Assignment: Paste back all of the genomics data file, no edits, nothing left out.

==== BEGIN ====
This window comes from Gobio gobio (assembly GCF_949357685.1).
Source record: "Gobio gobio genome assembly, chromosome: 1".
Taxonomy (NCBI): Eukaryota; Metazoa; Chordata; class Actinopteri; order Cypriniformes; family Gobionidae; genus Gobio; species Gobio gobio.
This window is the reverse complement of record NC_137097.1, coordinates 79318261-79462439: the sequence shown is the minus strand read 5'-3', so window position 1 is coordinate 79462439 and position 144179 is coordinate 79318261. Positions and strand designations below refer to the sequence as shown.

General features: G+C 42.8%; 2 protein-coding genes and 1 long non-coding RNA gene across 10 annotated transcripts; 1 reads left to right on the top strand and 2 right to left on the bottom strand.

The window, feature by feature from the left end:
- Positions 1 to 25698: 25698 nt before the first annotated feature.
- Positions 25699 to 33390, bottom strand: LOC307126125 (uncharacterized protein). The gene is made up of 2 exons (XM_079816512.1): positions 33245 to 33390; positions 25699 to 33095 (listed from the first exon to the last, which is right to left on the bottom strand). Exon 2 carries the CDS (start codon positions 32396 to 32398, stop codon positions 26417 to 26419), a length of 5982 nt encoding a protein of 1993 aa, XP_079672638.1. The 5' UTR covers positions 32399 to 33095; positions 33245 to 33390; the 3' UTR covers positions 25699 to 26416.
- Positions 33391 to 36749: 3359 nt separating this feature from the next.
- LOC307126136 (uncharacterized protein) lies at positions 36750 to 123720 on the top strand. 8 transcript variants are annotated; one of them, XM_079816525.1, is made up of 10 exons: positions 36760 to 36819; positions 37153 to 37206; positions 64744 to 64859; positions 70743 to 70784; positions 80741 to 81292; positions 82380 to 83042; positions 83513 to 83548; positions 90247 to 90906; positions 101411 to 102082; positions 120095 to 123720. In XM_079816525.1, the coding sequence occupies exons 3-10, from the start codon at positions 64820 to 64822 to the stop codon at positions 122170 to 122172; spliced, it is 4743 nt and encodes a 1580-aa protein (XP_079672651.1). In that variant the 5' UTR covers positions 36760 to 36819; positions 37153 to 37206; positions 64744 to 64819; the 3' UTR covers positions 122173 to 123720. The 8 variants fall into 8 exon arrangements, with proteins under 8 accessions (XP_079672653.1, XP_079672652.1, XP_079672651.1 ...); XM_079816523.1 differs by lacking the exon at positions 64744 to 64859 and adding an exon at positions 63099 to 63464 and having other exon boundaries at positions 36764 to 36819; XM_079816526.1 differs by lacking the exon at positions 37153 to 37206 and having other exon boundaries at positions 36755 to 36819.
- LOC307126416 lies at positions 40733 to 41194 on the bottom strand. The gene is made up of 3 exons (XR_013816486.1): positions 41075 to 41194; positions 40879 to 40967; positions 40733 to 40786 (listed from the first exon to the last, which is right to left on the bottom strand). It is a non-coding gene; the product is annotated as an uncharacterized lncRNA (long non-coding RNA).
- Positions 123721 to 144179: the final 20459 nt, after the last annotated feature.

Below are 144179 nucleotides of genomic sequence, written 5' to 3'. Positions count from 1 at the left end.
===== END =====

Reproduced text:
This window comes from Gobio gobio (assembly GCF_949357685.1).
Source record: "Gobio gobio genome assembly, chromosome: 1".
Taxonomy (NCBI): Eukaryota; Metazoa; Chordata; class Actinopteri; order Cypriniformes; family Gobionidae; genus Gobio; species Gobio gobio.
This window is the reverse complement of record NC_137097.1, coordinates 79318261-79462439: the sequence shown is the minus strand read 5'-3', so window position 1 is coordinate 79462439 and position 144179 is coordinate 79318261. Positions and strand designations below refer to the sequence as shown.

General features: G+C 42.8%; 2 protein-coding genes and 1 long non-coding RNA gene across 10 annotated transcripts; 1 reads left to right on the top strand and 2 right to left on the bottom strand.

The window, feature by feature from the left end:
- Positions 1 to 25698: 25698 nt before the first annotated feature.
- Positions 25699 to 33390, bottom strand: LOC307126125 (uncharacterized protein). The gene is made up of 2 exons (XM_079816512.1): positions 33245 to 33390; positions 25699 to 33095 (listed from the first exon to the last, which is right to left on the bottom strand). Exon 2 carries the CDS (start codon positions 32396 to 32398, stop codon positions 26417 to 26419), a length of 5982 nt encoding a protein of 1993 aa, XP_079672638.1. The 5' UTR covers positions 32399 to 33095; positions 33245 to 33390; the 3' UTR covers positions 25699 to 26416.
- Positions 33391 to 36749: 3359 nt separating this feature from the next.
- LOC307126136 (uncharacterized protein) lies at positions 36750 to 123720 on the top strand. 8 transcript variants are annotated; one of them, XM_079816525.1, is made up of 10 exons: positions 36760 to 36819; positions 37153 to 37206; positions 64744 to 64859; positions 70743 to 70784; positions 80741 to 81292; positions 82380 to 83042; positions 83513 to 83548; positions 90247 to 90906; positions 101411 to 102082; positions 120095 to 123720. In XM_079816525.1, the coding sequence occupies exons 3-10, from the start codon at positions 64820 to 64822 to the stop codon at positions 122170 to 122172; spliced, it is 4743 nt and encodes a 1580-aa protein (XP_079672651.1). In that variant the 5' UTR covers positions 36760 to 36819; positions 37153 to 37206; positions 64744 to 64819; the 3' UTR covers positions 122173 to 123720. The 8 variants fall into 8 exon arrangements, with proteins under 8 accessions (XP_079672653.1, XP_079672652.1, XP_079672651.1 ...); XM_079816523.1 differs by lacking the exon at positions 64744 to 64859 and adding an exon at positions 63099 to 63464 and having other exon boundaries at positions 36764 to 36819; XM_079816526.1 differs by lacking the exon at positions 37153 to 37206 and having other exon boundaries at positions 36755 to 36819.
- LOC307126416 lies at positions 40733 to 41194 on the bottom strand. The gene is made up of 3 exons (XR_013816486.1): positions 41075 to 41194; positions 40879 to 40967; positions 40733 to 40786 (listed from the first exon to the last, which is right to left on the bottom strand). It is a non-coding gene; the product is annotated as an uncharacterized lncRNA (long non-coding RNA).
- Positions 123721 to 144179: the final 20459 nt, after the last annotated feature.

Below are 144179 nucleotides of genomic sequence, written 5' to 3'. Positions count from 1 at the left end.